A stealthy wealth tax – outed by LCP

The Treasury has proposed that pensions will be taxed where the saver dies before age 75.

This is how the Treasury introduce the idea

Schedule 32 sets out that the payment of an UFLSDB or DBLSDB is a BCE where the member dies under age 75. For all lump sums/ lump sum death benefits which are BCEs, any excess over the individual’s available LTA was subject to an LTA charge. Finance (No. 2) Act 2023 provided that no new LTA charge would arise from 6 April 2023 and, where the LTA charge previously applied, made SIHLSLTAELSDBLSDB and UFLSDB taxable at the individual’s or beneficiaries’ marginal rate.

The language is so obscure that even expert advisers struggle in the fog.

One thing is clear – Steve Webb is right

And he’s created quite a stir – a truly excellent piece of work from LCP

It’s created quite a stir

Here’s what LCP thinks HMT are saying

LCP explained the consultation was largely focused on the legal changes necessary to implement the abolition of the lifetime allowance (LTA) – the lifetime limit on tax-relieved pension pots.

But it said, whereas the LTA applies only to those with the largest pots, the new proposals would apply to anyone who inherited an untouched pension from a loved one who died under the age of 75 – regardless of the size of the pot. If implemented, the change would take effect from April 2024.

LCP said that, although more detail of the proposed legislation is to follow, the policy statement which accompanied yesterday’s announcement said: “Individuals will still be able to receive the benefits … but the values will no longer be excluded from marginal rate income tax under [the Income Tax (Earnings and Pensions) Act 2003], with effect from 6 April 2024”.

My understanding of this is that what is being lost is the right of the person who bags the pot to get the money without capital taxes and to be able to drawdown without income taxes. Wonderful as this is for the wealthy people who can defer drawing down, it is a flagrant example of the wealthy giving tax emptions they don’t really need.

Perversely, the current tax regime allows savers to defer spending pots to maximise tax-efficiency  but with no regard to the proper purpose of tax-relief – to protect the tax-payer from a saver living too long.

I’m not surprised or disappointed that HMT is chipping away at this loophole.

LCP explained that one advantage of the current system is that heirs can inherit money into a pension pot (eg a ‘beneficiary drawdown’ account) where it remains invested, grows tax free, and can be drawn out free of income tax at any time.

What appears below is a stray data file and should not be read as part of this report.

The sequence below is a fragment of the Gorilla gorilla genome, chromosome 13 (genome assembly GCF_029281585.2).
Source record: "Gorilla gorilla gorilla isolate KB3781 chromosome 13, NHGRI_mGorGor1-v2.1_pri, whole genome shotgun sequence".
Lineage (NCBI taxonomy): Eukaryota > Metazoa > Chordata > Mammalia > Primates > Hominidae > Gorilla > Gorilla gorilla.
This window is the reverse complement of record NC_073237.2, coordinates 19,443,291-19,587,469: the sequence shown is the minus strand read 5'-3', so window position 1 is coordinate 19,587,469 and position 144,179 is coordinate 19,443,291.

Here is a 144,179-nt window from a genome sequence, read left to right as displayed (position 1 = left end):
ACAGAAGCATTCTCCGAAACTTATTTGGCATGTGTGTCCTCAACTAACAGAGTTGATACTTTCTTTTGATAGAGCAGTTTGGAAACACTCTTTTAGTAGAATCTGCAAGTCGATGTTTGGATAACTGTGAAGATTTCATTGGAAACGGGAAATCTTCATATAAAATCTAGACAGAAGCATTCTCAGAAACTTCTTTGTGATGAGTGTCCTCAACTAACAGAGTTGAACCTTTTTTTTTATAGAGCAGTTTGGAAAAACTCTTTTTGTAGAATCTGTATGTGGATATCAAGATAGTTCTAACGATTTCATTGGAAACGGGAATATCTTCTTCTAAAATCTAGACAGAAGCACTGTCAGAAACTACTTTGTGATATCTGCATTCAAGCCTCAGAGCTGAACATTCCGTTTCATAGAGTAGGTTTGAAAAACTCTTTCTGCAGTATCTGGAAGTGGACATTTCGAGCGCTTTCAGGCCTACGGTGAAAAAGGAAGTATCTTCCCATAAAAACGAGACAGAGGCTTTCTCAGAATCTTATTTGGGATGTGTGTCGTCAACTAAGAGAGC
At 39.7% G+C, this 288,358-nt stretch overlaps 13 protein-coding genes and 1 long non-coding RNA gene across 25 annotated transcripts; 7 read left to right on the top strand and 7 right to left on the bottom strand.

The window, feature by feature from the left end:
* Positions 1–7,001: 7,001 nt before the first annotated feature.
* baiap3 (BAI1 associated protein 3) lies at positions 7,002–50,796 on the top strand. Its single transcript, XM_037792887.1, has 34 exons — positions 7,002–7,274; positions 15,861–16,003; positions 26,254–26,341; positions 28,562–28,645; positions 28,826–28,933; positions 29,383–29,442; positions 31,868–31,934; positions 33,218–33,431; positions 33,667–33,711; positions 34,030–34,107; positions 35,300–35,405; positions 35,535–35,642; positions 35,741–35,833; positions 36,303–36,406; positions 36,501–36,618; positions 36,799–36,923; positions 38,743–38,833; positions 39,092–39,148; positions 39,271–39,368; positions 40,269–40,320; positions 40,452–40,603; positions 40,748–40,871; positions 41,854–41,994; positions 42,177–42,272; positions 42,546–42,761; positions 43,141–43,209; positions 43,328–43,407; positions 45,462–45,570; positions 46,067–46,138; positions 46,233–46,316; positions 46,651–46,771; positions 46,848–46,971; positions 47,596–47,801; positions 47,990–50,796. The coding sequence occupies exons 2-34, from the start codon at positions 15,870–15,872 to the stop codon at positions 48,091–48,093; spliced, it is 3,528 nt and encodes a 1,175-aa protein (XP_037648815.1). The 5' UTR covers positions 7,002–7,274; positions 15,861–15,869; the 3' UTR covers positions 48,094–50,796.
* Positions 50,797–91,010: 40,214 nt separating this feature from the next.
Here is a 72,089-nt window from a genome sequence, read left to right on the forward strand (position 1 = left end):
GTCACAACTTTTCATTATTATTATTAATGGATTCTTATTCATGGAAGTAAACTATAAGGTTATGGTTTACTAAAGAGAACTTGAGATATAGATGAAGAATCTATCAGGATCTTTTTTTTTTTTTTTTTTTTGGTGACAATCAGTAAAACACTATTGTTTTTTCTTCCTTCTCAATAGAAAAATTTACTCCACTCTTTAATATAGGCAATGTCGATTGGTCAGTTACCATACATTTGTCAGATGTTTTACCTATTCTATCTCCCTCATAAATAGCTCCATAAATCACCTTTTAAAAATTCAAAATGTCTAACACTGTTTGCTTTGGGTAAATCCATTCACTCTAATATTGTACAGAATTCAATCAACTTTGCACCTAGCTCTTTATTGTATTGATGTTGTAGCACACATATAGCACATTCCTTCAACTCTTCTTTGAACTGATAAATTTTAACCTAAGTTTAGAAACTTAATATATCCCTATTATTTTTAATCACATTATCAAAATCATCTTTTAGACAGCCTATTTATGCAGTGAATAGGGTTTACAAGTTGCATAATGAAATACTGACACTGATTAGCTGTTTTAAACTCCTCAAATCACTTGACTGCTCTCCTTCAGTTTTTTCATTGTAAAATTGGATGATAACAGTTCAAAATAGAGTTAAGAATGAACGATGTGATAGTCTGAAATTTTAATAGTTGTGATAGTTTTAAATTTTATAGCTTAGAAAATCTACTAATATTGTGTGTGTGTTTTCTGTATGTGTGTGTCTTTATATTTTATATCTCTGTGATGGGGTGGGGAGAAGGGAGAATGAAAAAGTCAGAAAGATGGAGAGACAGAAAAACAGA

But it said, if the income tax privilege were to be withdrawn on this, the only alternative would be to take the inheritance as a cash lump sum. This would remain tax free but mean recipient would then have to make difficult decisions about how to invest this money and how to manage it over time, as well as no longer benefiting from the pension ‘wrapper’ with its associated tax breaks.

But we should join with the former pension minister when he remarks

“This tax advantage risks being abolished by next April if these new proposals are implemented.  It would be totally unacceptable to make such a big change ‘through the back door’. If ministers plan to remove this pension tax break they should announce their plans publicly and have them properly debated.”

Steve Webb

About henry tapper

Founder of the Pension PlayPen,, partner of Stella, father of Olly . I am the Pension Plowman
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1 Response to A stealthy wealth tax – outed by LCP

  1. John Mather says:

    Henry it is not a loophole its part of the agreement
    Retrospective legislation !!!
    Taxation of dividends
    Direction of investment into Government Bonds (nudge regulation)
    LDI impact swept under the carpet
    CPI replacing RPI
    What next??
    One impact is rejection of the rules and direct action, an example would be Doctors and nurses moving abroad
    Yes we are all concerned about “back door” legislation but there are consequences that were not envisaged

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